Ask the Expert: New Science and Brain Tumours

 Are there new scientific discoveries leading to the treatment or diagnosis of brain tumours?

It’s a question that impacts everyone affected by brain tumour research: clinicians, scientists and, of course, patients and their loved ones.  

Several molecules have been linked to brain tumour development and have been targeted using drug treatments with moderate success. Interestingly, a new class of molecules, microRNAs (miRNAs), has attracted the attention of scientists as promising avenues for brain tumour diagnosis and treatment.
 
These molecules are found in several species including humans and are key controllers of how gene products are ultimately transformed into proteins. This crucial role places miRNAs at the crossroads of several biochemical processes, such as those that can lead to uncontrolled cell growth, the basis of malignant tumours. With such a weight on their shoulders, it is easy to see how altering miRNA expression could have harmful effects in an individual. While it’s been said that these molecules play a role in some diseases, including cancer, it’s important to remember that the exact functions of each miRNA have not yet been identified.
 
So how does this lead to brain tumour research?
 
Several theories are being explored by scientists, in the quest to better understand the roles miRNAs play in brain tumour diagnosis and treatment. Some researchers are assessing miRNAs’ involvement in tumour development and progression by identifying which of these types of molecule are abnormally produced in brain tumours. Another important area of research involves linking miRNA expression with cancerous cell behaviours or how they respond to certain therapeutic treatments.
In the end, the take-home message is that science is digging deeper to improve understanding of the molecular roots that drive brain tumours. Much remains to be discovered and researched. But despite the fact that miRNA research is in its early stages, it has generated very promising leads that raise hopes of identifying factors that cause brain tumours and their respective treatment options.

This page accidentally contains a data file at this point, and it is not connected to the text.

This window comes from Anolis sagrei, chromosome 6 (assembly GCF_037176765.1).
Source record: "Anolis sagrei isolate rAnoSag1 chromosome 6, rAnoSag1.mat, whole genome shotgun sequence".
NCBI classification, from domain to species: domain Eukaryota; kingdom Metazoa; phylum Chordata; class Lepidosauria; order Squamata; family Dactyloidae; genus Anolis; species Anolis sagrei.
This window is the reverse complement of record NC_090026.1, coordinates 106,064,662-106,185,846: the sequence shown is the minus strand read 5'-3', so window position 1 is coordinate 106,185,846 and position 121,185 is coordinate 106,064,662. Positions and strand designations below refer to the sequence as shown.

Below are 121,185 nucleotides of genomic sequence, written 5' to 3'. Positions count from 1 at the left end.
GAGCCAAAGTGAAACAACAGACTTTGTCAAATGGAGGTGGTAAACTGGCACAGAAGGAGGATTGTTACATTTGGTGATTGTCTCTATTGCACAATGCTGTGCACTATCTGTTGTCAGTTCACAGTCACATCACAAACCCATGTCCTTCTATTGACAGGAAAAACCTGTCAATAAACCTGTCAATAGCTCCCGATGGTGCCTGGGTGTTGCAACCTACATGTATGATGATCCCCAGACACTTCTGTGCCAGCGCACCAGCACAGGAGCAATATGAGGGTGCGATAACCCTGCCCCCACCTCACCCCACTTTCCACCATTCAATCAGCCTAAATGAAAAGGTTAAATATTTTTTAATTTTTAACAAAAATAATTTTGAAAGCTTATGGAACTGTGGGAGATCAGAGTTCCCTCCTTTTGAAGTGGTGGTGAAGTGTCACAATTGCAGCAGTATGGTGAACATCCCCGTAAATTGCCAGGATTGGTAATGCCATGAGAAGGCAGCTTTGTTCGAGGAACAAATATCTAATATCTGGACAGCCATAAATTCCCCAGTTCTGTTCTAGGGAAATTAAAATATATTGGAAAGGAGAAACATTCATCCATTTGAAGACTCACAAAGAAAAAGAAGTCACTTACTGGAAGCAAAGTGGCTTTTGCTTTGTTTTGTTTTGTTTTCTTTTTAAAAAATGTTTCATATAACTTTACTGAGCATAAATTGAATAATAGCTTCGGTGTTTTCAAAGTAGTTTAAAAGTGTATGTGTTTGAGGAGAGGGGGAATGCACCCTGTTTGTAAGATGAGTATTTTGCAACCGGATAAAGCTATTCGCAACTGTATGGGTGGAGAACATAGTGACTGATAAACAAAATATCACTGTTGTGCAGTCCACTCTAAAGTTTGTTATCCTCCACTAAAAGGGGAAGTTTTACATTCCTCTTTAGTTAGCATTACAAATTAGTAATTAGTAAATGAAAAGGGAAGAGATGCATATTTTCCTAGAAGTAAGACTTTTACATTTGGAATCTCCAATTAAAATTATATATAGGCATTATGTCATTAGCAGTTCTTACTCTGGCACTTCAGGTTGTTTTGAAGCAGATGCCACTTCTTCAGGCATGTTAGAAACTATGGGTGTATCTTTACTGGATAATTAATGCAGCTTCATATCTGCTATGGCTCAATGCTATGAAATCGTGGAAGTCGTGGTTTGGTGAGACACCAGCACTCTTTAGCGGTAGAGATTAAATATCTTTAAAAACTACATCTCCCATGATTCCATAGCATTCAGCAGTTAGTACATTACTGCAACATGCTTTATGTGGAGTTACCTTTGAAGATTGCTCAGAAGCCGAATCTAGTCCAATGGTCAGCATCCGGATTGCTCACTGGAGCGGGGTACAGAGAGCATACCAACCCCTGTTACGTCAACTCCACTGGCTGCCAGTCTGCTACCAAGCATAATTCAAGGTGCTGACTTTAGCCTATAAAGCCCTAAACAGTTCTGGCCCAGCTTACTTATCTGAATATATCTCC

About the Author
Pier Jr. Morin is an assistant professor of biochemistry at the University of Moncton and holds an MBA degree from the University of Western Ontario's Richard Ivey School of Business in London, Ontario. His laboratory focuses on characterizing selected members of a family of proteins called kinases and on understanding their involvement in the development of glioblastoma multiforme, an aggressive type of brain tumour.  Dr. Morin is one of nine 2011 Brain Tumour Foundation of Canada Research Grant recipients and his research will help to understand the impact of a specific type of protein expression and function as it relates to glioblastoma multiforme brain tumours. You can read more about Dr. Morin’s project here.

 

Download a PDF of this article

Return to all Information Sheets

Share This

Featured Story

Kate's Mum's Story

"May 2006 is a month I will never forget. That was the moment that everything became before the cancer, and after the cancer. It was a mark in time that would forever change my family"... Read more about Kate's Mum's story from her diagnosis of glioblastoma in 2006 and how Mum has beaten the odds to still be here today.

Learn more

Spotlight

Roy and the Gamma Knife – A Happy Tale

I had headaches, almost daily, for 10 years or more. It was a rare day if I did not have a headache. I used to joke that I should own...

Learn more

Courtney’s Story of Stability

Stability. It’s a strange concept when you have what it known to be a progressive, life long illness. You hear the words, “Your tumour...

Learn more

Upcoming Events

  • 24/Jul/2018: Groupe de soutien virtuel: Un groupe de soutien virtuel pour personnes touchées par une tumeur... Learn more >
  • 25/Jul/2018: Toronto Support Group: Meets at Wellspring Westerkirk House at Sunnybrook, Toronto, ON... Learn more >
  • 29/Jul/2018: 11th Annual Black Diamond Car Show Presented by Thumbs Up: Black Diamond, AB... Learn more >
  • 02/Aug/2018: Ajax Support Group: Meets at St. Paul's United Church, 65 King's Crescent, Ajax, ON... Learn more >
View All Events >
Thank you to the donors whose contributions make this website and all programs, services and research possible.

Copyright © 2018 Brain Tumour Foundation of Canada. Charitable Registration #BN118816339RR0001